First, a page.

Another week, another coaching change. Only this time the process was strikingly different. Termination through the vise grip of Twitter.
Bill Peters, called out Monday as racist on Twitter by a player he coached in the AHL a decade ago, was left with no choice but to resign Friday in Calgary, only a season-plus into his tenure behind the Flames’ bench.
What now for the 54-year-old Peters? No way he ever works again in the NHL or anywhere else in hockey, short of, say, an attempt at a redemptive tour in community service somehow related to the game. By his own words and actions, he has been rendered that toxic. His racially charged diatribe, as repeated by the aggrieved player, Nigerian-born Akim Aliu, will shadow him forever.
Adding to Peters’s woes, and further diminishing his future employment hopes anywhere, a former Hurricanes player early this past week charged that he and a teammate were physically abused by Peters during the coach’s four-year stay (2014-18) in Raleigh. The player, Czech-born defenseman Michal Jordan, told TSN’s Frank Seravalli he suffered “multiple” physical attacks by Peters.
Jordan also tweeted, saying he was kicked by Peters and a teammate was punched in the head during a game.
“Now other guys are speaking out,” Jordan said to TSN, noting he was too afraid to say anything at the time, “so I felt I could.”
Only a day later, Jordan’s claims of physical abuse were confirmed by Hurricanes icon and current coach Rod Brind’Amour, a former Hurricanes assistant under Peters. If Brind’Amour said anything at the time of the incidents, it wasn’t made public.
“The players have way more power now,” Brind’Amour noted during a media scrum on Wednesday. “I think they realize that and I think it’s important for them to speak out about whatever is important.”
Jordan, now 29, played 74 games for the Peters-coached Hurricanes, 2014-16. He departed North America after the 2015-16 season and is now in his fourth season with KHL Khabarovsk.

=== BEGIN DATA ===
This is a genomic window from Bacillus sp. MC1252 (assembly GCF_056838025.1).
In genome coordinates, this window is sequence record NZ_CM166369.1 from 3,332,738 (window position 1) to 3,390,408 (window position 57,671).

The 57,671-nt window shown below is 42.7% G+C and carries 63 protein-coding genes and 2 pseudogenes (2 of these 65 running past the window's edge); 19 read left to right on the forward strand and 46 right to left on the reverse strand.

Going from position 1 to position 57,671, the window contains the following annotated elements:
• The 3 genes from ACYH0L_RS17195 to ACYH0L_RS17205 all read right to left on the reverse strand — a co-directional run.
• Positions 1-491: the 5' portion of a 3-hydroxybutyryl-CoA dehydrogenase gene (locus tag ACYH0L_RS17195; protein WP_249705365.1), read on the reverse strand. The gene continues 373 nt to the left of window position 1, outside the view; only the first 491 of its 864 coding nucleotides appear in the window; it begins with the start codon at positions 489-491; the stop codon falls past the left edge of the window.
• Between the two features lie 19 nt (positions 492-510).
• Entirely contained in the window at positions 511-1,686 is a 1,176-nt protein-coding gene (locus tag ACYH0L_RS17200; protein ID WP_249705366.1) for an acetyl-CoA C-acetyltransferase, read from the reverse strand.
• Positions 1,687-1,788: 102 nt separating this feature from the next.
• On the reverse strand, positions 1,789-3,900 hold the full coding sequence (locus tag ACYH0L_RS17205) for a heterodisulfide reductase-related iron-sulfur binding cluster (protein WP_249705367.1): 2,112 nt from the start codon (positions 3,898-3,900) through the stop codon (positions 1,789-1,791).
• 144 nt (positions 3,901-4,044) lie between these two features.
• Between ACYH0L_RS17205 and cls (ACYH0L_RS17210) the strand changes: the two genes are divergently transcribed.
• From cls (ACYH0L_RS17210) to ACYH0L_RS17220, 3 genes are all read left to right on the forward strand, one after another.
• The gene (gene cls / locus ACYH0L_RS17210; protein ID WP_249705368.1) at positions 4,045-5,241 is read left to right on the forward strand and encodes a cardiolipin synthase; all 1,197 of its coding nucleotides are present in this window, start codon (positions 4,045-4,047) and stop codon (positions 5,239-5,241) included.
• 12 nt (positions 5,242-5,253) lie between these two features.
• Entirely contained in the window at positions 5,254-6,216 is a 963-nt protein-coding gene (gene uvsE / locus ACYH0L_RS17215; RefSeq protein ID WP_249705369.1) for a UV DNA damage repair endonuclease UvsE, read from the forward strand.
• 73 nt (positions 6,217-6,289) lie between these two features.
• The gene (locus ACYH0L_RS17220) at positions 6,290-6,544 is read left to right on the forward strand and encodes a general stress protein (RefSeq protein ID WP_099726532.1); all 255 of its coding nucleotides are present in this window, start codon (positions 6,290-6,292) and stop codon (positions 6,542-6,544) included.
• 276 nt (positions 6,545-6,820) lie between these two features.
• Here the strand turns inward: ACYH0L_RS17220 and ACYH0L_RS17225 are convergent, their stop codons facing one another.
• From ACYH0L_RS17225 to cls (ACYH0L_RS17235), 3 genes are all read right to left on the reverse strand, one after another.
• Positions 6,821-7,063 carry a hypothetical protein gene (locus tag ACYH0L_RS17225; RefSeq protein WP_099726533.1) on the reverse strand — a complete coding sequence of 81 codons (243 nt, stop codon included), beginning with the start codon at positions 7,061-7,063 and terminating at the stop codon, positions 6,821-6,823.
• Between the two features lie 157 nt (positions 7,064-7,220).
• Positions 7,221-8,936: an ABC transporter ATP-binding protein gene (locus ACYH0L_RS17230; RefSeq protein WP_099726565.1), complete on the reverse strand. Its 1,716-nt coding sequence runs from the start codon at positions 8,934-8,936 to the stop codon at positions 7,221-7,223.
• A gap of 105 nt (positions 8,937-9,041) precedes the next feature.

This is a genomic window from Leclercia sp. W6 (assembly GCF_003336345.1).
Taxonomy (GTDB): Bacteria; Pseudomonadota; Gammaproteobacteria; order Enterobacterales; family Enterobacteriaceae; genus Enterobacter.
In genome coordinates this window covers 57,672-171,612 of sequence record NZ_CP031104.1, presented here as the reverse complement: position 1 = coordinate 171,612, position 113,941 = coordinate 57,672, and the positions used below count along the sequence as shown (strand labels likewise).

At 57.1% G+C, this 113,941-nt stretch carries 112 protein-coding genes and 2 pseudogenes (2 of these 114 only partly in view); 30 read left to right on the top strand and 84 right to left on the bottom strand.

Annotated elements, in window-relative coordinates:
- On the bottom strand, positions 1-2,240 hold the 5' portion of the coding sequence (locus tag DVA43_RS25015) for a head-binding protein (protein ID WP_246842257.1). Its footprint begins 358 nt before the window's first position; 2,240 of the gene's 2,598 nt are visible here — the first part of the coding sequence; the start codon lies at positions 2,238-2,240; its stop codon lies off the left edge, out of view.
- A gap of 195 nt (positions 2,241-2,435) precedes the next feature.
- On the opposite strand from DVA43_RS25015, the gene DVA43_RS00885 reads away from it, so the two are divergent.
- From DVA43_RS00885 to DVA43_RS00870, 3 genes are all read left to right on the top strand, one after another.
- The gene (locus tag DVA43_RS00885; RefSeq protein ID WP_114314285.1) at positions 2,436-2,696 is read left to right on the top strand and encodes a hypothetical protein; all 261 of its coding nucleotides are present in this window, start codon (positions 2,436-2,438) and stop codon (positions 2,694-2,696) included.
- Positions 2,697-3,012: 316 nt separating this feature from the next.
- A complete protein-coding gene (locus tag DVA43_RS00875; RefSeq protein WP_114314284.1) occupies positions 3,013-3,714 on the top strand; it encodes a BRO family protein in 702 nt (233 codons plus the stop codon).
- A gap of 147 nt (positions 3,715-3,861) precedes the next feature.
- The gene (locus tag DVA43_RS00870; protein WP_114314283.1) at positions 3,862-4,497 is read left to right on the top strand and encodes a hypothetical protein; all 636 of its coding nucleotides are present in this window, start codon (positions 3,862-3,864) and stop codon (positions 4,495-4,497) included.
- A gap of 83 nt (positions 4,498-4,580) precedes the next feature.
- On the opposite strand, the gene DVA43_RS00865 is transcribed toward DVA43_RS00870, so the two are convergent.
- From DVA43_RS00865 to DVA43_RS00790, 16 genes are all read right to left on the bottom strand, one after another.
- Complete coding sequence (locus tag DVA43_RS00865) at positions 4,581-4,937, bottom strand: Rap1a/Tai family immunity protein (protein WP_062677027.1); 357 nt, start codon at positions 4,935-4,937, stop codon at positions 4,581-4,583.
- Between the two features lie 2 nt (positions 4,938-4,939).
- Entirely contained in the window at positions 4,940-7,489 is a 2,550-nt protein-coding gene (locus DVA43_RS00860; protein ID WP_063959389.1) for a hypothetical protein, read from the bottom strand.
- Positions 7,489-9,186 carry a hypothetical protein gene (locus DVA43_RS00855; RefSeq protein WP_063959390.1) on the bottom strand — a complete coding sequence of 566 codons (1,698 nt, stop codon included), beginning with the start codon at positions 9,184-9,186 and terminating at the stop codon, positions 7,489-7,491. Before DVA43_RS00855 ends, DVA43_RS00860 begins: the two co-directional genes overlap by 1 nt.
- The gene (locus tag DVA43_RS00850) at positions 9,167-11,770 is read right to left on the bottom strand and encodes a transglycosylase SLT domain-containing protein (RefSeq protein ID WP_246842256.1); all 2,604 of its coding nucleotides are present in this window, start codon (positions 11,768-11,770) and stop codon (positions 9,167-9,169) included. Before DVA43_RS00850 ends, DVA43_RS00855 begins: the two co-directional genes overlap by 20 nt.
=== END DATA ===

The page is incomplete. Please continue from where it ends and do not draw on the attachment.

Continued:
Aliu, 30, played briefly for ECHL Orlando last season, his 10th year as a pro, and is now back home in Ontario, ostensibly retired. His career included only seven NHL games, all for the Flames, years before Peters began working for the franchise. The NHL said this past week it plans to meet with Aliu.
Aliu initially tweeted about Peters, though not directly by name, on Monday in the wake of the Maple Leafs firing coach Mike Babcock. He referred to Peters as a Babcock protégé who “dropped the N-bomb several times toward me in the dressing room in my rookie year because he didn’t like my choice of music.” Peters broke into the NHL as an assistant on Babcock’s staff in Detroit in 2013.
Originally a Blackhawks draft pick, Aliu at the time of the verbal abuse played for their AHL Rockford affiliate, where Peters was the head coach. Further, Aliu claimed, Peters felt compelled to request his bosses (general manager Stan Bowman and team president John McDonough) in Chicago demote the then-20-year-old defenseman to ECHL Toledo. Aliu saw brief tours in the ECHL in his first three pro seasons, including after the Blackhawks bundled him into the 2010 Dustin Byfuglien deal to the Atlanta/Winnipeg franchise.
Per TSN, two of Akim’s Rockford teammates in 2009-10, Simon Danis-Pepin and Peter MacArthur, confirmed Akim’s account of the incident involving Aliu’s choice of music.
“I was too scared to speak up,” said Aliu. “I beat myself up every day over it.”
The Flames immediately sidelined Peters and launched an investigation nearly the moment Aliu hit the “send” button on his Twitter account. Ex-Bruins assistant Geoff Ward assumed the lead coaching role the next day, including as bench boss Wednesday night in Buffalo. On Friday, upon announcing Peters’s resignation, GM Brad Treliving formally installed Ward as interim coach.
Peters remained silent during the club’s investigation and on Wednesday penned a letter of apology, not to Aliu but to Treliving, noting he regretted the “offensive language” he uttered “in a professional setting a decade ago.”
His comments at the time, Peters added, “were made in a moment of frustration and do not reflect my personal values.”
Aliu was not impressed and quickly labeled Peters’s comments “misleading, insincere, and concerning.”
Start to finish, from tweet to resignation, took less than 96 hours. Peters is finished. Aliu, burdened 10 years by a hateful verbal attack, perhaps now finds some measure of peace and healing. The NHL, and the hockey community at large, must turn inward and ask why such behavior was ever tolerated, and to a degree enabled.